Softness Evident in AMD’s First-Quarter Report Card

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Advanced Micro Devices reported first-quarter results that were affected by softness in the global PC market. For the quarter, revenue was $1.09 billion, down 6% sequentially, and a decline from sales of $1.59 billion a year ago. By segment, AMD’s main computer processor, or CPU, business saw revenue fall 9% sequentially, to $751 million. The weakness in global PC demand caused lower PC processor sales to computer manufacturers, though this was slightly offset by higher server processor revenue in the quarter.

Although PC chips account for a much bigger portion of AMD’s CPU segment than server chips, we expect the firm to see healthy growth from server chips over time, driven by build outs of the cloud infrastructure. In the graphics chip, or GPU, segment, revenue grew 3% sequentially, to $337 million. Although sales of GPUs used in PCs were soft, the unit benefited from higher game console royalties, as well as record sales from workstation graphics, which are used in applications such as computer aided design.

On the profit front, AMD posted an operating loss of $98 million in the first quarter. While the firm saw a $20 million boost from the sale of previously written down inventory, it had a restructuring charge of $47 million during the quarter. For the second quarter, management expects revenue to be in the range of up 5% to down 1% sequentially. It indicated that uncertainty in the PC market will likely continue next quarter.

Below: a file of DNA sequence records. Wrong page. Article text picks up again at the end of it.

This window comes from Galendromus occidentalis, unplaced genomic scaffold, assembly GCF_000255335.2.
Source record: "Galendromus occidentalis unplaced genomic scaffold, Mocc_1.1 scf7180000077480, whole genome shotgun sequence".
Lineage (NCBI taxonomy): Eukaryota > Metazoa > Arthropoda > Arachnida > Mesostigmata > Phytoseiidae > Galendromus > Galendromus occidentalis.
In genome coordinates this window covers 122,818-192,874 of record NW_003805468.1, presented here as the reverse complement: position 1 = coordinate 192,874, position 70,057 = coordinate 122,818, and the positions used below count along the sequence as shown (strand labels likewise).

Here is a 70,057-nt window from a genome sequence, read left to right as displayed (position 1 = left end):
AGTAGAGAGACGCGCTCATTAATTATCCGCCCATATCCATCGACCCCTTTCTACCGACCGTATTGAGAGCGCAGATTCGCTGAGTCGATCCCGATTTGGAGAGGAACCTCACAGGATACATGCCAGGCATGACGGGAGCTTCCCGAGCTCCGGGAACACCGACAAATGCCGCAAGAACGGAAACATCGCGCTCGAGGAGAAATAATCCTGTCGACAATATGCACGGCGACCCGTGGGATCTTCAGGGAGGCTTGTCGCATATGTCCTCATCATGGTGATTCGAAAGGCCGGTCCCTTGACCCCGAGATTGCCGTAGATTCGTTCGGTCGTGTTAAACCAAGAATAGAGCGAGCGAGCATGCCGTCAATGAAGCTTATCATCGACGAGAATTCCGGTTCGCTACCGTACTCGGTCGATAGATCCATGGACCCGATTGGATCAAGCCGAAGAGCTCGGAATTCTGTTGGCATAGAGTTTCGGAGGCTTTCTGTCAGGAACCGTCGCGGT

Nonetheless, AMD is taking steps to diversify beyond its PC exposure by using its CPU and GPU expertise to enter into embedded and semi-custom processor applications, such as game consoles and industrial controls, which management continues to think will account for about 20% of total sales by the end of the year. The firm’s semicustom chips will be used in the Sony SNE Playstation 4 console, and there are rumors that Microsoft’s MSFT nextgeneration Xbox systems will also contain semi-custom processors from AMD. While computer processors will remain AMD’s core business for the foreseeable future, the firm could potentially see some significant growth opportunities emerge if it can successfully execute in its foray into the embedded and semi-custom processor space.

 

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